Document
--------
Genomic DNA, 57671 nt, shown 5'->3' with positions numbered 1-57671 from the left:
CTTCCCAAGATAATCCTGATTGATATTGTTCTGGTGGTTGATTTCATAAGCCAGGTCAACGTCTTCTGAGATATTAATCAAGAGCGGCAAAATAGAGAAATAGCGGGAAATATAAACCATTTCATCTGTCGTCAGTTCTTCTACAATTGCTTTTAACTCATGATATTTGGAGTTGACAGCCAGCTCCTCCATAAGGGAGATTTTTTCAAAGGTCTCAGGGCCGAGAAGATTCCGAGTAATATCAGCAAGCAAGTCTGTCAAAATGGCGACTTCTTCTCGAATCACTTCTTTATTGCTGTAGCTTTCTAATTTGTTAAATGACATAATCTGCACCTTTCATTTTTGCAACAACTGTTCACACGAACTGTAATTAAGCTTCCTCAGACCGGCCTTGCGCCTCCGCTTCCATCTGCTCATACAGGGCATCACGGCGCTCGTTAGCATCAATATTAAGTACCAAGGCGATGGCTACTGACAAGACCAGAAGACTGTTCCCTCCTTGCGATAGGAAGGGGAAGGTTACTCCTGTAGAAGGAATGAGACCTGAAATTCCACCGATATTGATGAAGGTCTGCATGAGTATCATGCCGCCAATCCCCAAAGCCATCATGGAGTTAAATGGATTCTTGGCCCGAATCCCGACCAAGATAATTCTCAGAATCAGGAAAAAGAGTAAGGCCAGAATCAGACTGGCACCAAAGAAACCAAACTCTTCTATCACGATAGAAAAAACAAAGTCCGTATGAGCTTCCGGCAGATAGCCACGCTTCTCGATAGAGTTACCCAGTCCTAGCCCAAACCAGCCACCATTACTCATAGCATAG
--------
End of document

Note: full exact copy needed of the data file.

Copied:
Genomic DNA, 57671 nt, shown 5'->3' with positions numbered 1-57671 from the left:
CTTCCCAAGATAATCCTGATTGATATTGTTCTGGTGGTTGATTTCATAAGCCAGGTCAACGTCTTCTGAGATATTAATCAAGAGCGGCAAAATAGAGAAATAGCGGGAAATATAAACCATTTCATCTGTCGTCAGTTCTTCTACAATTGCTTTTAACTCATGATATTTGGAGTTGACAGCCAGCTCCTCCATAAGGGAGATTTTTTCAAAGGTCTCAGGGCCGAGAAGATTCCGAGTAATATCAGCAAGCAAGTCTGTCAAAATGGCGACTTCTTCTCGAATCACTTCTTTATTGCTGTAGCTTTCTAATTTGTTAAATGACATAATCTGCACCTTTCATTTTTGCAACAACTGTTCACACGAACTGTAATTAAGCTTCCTCAGACCGGCCTTGCGCCTCCGCTTCCATCTGCTCATACAGGGCATCACGGCGCTCGTTAGCATCAATATTAAGTACCAAGGCGATGGCTACTGACAAGACCAGAAGACTGTTCCCTCCTTGCGATAGGAAGGGGAAGGTTACTCCTGTAGAAGGAATGAGACCTGAAATTCCACCGATATTGATGAAGGTCTGCATGAGTATCATGCCGCCAATCCCCAAAGCCATCATGGAGTTAAATGGATTCTTGGCCCGAATCCCGACCAAGATAATTCTCAGAATCAGGAAAAAGAGTAAGGCCAGAATCAGACTGGCACCAAAGAAACCAAACTCTTCTATCACGATAGAAAAAACAAAGTCCGTATGAGCTTCCGGCAGATAGCCACGCTTCTCGATAGAGTTACCCAGTCCTAGCCCAAACCAGCCACCATTACTCATAGCATAG